2. The ethical environment versus professional ethics: It is evident to me that the healthcare industry and governments everywhere are engineering an ethical environment against physicians. I saw this originally with the implementation of managed care in general since the 1980s. In the early days all it took was a few federal and state regulations that were managed care friendly and the marketing slogan straw man: “Things have changed doctor. You are no longer in charge.” The AMA, APA, and every physician professional group and association caved into that strategy. It was bolstered by quasi-research, basically spread sheet exercises to show that managed care was more cost effective and produced the same result as fee-for-service. The marketers started to use “fee-for-service” pejoratively. They have recently hauled out the same playbook for collaborative care. Physicians remain ignorant of the end game and the exceptions to their ethics. In doing so they put the entire profession at risk.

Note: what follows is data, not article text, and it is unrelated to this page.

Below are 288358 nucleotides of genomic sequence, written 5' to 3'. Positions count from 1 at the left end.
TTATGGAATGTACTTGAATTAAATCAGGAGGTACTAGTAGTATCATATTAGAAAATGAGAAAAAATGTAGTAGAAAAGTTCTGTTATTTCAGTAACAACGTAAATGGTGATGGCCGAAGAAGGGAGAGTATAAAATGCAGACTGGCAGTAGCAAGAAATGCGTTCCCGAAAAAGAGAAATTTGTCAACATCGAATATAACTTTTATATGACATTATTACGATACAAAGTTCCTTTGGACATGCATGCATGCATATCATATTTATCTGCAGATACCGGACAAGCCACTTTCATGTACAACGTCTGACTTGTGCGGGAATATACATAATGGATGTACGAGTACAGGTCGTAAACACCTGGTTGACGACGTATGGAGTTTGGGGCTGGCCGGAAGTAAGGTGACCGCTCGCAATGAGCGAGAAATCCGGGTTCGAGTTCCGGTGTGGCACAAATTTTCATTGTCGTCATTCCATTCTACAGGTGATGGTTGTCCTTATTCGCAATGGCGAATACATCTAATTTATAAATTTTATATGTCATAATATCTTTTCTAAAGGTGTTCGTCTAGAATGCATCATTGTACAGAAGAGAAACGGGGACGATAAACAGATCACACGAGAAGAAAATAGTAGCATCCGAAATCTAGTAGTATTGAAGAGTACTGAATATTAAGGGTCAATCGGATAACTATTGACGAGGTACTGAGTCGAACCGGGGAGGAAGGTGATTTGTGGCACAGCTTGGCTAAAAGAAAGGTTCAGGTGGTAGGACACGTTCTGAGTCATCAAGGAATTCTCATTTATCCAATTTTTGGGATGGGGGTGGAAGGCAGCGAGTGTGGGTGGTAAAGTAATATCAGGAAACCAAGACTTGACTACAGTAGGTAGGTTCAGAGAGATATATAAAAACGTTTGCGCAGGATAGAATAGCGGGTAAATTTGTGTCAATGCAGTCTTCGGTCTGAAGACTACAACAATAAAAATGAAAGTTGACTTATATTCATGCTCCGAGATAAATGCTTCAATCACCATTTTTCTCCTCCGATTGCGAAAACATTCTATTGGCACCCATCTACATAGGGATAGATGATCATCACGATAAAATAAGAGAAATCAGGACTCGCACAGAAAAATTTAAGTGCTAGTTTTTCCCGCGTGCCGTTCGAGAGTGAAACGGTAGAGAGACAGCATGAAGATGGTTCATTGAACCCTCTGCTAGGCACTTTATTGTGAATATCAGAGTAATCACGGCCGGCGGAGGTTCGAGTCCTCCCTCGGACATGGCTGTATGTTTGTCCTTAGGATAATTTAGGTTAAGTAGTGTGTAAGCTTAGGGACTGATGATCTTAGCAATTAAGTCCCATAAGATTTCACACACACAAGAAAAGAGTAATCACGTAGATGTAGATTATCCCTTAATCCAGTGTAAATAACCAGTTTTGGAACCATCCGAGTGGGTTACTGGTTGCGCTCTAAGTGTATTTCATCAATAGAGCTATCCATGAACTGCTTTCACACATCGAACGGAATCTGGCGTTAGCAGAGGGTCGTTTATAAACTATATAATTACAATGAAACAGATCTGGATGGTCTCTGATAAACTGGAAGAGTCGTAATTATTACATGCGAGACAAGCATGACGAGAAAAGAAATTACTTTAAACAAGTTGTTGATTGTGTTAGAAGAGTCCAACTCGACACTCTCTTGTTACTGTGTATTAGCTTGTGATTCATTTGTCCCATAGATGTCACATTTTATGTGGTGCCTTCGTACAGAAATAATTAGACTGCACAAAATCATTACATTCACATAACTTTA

The end game here is quite simply to bring all medical decisions under the control of businesses and governments. No more mandarin-like role for physicians. Physicians will be agents of governments and businesses. There is the illusion that a small number of private practitioners might be viable. They will be totally powerless in that environment.

      That is the real cost of a disproportionate focus on Big Pharma and as far as I can tell no focus on managed care and their coercive techniques.

      I agree that being a professor does not confer any business privileges. In fact, I am aware of many situations where professors who were excellent teachers, researchers, and role models were the first to go when managed care took over. They needed to be replaced by more “managed care friendly” physicians. That equates to removing anyone who is a critical thinker because by definition they are insubordinate. I also learned recently that in some of these systems that physicians qualified to be department heads would only qualify if they also had an MBA degree.